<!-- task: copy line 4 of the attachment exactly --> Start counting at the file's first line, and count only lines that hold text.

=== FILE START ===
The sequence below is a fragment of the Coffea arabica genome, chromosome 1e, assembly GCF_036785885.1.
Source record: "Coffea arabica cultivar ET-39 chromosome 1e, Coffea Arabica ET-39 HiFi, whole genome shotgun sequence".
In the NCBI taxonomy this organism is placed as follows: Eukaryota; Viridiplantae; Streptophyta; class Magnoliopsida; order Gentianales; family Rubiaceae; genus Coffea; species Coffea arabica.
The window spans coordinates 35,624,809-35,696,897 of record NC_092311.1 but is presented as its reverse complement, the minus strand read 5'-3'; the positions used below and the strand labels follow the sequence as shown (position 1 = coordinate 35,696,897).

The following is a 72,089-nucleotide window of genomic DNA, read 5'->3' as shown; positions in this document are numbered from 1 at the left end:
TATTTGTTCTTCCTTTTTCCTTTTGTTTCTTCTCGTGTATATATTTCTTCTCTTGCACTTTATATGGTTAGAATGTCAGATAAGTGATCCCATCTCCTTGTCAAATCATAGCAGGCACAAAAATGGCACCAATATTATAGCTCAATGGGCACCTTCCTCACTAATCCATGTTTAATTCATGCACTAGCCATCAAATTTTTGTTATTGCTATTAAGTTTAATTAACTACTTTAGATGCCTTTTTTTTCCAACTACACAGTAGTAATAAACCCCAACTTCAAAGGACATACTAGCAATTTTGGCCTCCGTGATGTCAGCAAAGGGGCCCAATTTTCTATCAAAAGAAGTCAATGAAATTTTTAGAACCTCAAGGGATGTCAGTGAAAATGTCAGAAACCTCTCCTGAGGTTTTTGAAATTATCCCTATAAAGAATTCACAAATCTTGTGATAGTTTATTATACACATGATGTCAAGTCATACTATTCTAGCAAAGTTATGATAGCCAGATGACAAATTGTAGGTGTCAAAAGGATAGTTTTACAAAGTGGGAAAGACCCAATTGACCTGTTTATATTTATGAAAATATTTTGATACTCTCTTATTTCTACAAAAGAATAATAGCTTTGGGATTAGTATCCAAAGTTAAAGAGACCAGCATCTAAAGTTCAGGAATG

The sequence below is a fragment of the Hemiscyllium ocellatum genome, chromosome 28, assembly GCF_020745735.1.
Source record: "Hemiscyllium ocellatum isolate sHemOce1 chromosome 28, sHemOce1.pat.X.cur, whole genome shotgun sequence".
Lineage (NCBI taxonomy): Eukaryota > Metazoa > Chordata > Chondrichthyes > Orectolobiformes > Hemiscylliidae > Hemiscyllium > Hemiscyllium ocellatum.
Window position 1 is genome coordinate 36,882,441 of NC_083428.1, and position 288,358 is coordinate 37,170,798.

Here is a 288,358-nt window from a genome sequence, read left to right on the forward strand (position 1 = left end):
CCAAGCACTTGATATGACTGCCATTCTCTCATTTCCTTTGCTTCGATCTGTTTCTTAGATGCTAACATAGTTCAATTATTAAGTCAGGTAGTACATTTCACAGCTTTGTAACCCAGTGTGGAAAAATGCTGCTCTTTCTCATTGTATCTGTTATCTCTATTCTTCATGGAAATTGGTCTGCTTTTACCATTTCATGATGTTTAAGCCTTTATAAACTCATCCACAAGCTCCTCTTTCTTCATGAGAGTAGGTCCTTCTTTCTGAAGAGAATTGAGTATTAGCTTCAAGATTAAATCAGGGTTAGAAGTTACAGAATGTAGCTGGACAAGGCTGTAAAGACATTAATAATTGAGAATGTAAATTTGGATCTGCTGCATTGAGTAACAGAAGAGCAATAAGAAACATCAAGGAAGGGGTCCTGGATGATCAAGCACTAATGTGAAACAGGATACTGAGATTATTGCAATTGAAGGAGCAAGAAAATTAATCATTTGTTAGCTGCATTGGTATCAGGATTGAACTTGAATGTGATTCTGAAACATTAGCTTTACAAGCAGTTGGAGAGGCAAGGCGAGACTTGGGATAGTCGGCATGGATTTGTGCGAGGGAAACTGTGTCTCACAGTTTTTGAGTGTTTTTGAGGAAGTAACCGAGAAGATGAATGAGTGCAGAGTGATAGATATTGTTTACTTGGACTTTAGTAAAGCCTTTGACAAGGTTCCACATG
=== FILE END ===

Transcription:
The window spans coordinates 35,624,809-35,696,897 of record NC_092311.1 but is presented as its reverse complement, the minus strand read 5'-3'; the positions used below and the strand labels follow the sequence as shown (position 1 = coordinate 35,696,897).